Divorce cases understandably involve perspectives from two different sides of the situation. In an effort to reach a fair and equitable dissolution of the marriage, especially when it comes to matters involving children, the court may require third-party evaluations. The cost of the evaluations is the responsibility of the individuals, not the court.
Third-party evaluations are performed by experts. These experts are assumed to offer neutral findings based on interviews and other types of analysis. These can include:
- Psychological evaluations
- Custodial evaluations
- Parenting Coordinators
- Therapeutic Parenting Counselors
- Guardians ad Litem
Judges typically places a high-level of deference to the final reports. They can have a significant impact on the way a judge rules on various issues. The parties can still voice their opinions on how they think the findings of the third-party evaluations should be applied, but the judge makes the final decisions and determinations.
Experienced attorneys understand the importance of carefully reviewing the reports, before they are presented to the court and entered into the proceedings. There may be an opportunity to question the expert and to seek to bolster or even minimize the impact of the findings.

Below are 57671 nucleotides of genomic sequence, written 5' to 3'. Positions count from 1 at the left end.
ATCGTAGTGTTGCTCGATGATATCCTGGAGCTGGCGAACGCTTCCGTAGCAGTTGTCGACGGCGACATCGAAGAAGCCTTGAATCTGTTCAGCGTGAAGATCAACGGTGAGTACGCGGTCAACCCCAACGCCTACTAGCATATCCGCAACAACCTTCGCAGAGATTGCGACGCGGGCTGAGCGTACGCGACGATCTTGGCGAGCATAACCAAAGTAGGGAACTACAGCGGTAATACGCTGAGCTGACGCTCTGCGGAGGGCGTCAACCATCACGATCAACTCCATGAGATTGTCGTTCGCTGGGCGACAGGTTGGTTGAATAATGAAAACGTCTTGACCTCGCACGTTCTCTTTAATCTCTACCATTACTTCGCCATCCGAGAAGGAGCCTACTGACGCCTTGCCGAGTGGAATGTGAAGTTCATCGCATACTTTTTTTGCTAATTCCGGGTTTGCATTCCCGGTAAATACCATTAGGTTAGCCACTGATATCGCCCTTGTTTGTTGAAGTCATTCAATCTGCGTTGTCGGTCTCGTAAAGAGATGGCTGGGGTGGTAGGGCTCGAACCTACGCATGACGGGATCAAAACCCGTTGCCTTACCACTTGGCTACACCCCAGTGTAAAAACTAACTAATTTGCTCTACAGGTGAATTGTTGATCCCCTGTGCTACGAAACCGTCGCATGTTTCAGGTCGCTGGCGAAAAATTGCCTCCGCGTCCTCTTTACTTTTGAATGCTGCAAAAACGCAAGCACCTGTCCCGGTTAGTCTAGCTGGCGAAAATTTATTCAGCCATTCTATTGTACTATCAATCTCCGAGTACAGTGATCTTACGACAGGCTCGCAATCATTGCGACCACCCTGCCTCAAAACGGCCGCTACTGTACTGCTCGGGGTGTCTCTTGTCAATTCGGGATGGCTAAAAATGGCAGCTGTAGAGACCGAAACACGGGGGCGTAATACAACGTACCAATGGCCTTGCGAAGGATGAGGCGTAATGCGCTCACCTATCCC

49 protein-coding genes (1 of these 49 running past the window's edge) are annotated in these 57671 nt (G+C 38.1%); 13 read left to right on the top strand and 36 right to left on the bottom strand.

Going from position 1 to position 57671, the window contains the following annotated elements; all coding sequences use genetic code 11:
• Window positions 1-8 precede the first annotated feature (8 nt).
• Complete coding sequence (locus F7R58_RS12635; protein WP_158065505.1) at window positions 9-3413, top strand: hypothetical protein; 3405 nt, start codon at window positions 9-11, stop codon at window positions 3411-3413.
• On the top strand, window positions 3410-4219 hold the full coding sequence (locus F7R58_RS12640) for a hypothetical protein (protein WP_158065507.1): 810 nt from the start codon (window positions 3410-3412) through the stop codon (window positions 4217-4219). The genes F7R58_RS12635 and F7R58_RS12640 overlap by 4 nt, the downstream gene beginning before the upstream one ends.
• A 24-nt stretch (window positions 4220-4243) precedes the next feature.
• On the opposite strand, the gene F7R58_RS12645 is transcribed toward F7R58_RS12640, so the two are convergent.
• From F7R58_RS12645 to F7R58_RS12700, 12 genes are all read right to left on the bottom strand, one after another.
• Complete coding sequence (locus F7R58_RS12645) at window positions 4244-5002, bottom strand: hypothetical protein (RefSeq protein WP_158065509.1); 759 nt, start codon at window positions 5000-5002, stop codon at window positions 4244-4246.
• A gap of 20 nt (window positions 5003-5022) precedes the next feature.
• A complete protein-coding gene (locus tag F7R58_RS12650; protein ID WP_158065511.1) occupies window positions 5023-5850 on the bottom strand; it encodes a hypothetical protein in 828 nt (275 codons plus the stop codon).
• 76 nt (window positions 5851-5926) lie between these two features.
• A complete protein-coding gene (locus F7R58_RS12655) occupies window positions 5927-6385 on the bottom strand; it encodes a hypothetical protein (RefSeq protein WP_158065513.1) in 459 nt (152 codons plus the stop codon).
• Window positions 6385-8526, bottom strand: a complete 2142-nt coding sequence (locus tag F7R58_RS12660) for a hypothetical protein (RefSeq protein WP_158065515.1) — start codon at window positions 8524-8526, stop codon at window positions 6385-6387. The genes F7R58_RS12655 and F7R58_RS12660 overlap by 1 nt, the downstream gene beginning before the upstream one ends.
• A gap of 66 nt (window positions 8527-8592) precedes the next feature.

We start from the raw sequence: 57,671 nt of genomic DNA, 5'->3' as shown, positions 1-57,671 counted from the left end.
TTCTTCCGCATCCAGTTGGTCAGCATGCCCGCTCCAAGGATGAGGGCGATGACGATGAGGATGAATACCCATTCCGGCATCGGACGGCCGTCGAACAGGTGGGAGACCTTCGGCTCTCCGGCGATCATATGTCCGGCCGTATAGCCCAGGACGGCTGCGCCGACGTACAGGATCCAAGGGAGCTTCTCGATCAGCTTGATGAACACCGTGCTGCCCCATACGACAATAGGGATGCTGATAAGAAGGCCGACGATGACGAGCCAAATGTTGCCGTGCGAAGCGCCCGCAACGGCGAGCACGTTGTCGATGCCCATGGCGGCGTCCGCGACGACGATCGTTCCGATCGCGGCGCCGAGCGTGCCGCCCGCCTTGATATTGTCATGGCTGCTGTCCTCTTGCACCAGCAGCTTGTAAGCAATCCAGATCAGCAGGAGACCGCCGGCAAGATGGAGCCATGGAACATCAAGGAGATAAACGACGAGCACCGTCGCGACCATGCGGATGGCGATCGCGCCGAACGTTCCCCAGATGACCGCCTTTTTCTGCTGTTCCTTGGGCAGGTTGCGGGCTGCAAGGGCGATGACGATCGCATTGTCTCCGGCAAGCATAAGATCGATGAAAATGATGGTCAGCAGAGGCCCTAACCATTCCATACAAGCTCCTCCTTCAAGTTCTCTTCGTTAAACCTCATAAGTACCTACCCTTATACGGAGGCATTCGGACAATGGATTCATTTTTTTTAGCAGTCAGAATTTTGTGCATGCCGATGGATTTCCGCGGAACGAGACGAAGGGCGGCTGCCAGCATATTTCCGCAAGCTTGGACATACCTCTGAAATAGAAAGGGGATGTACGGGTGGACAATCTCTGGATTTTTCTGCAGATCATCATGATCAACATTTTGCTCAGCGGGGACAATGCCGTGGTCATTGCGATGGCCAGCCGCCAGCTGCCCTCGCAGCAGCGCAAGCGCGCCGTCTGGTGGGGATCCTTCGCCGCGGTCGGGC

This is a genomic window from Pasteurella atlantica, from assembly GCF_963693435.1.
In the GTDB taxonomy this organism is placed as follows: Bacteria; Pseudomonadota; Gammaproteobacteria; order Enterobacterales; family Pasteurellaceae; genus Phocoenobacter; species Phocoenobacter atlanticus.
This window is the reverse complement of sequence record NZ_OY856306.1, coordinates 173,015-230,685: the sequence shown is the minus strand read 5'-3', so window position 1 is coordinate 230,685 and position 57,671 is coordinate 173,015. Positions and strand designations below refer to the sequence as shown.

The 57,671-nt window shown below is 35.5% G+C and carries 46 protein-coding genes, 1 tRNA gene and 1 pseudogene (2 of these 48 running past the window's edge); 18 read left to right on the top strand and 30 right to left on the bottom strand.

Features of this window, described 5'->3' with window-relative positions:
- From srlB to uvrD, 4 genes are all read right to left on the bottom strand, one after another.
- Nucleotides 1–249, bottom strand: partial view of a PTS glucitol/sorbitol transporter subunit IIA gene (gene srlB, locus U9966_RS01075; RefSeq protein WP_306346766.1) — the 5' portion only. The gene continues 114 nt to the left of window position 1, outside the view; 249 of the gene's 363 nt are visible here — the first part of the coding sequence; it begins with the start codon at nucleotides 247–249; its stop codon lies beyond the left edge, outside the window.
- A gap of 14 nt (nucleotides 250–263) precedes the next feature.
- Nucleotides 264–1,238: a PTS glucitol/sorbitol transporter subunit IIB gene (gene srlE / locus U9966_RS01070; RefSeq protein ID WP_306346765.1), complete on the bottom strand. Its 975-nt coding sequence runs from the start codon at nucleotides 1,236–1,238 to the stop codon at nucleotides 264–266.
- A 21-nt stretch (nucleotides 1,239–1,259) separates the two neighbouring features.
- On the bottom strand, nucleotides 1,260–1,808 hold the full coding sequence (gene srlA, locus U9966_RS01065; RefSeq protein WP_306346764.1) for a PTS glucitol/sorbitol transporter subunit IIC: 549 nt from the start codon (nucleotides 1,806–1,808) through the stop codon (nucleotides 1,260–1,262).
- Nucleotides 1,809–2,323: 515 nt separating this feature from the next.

Not every case will require third-party evaluations. Some of the less complex cases (such as an uncontested divorce) may be resolved based on agreements reached by the two parties. Another example might include a divorce without minor-aged children.
In divorces involving high-asset parties with complex investment portfolios, or a family-owned business, the attorneys might recommend the involvement of a financial expert to perform forensic accounting and business valuations. Again, the judge will use the findings to help determine support levels, asset division and other issues.
While the involvement of third-party evaluators can add substantial cost to the divorce, their findings often add clarity to sensitive and/or complex situations.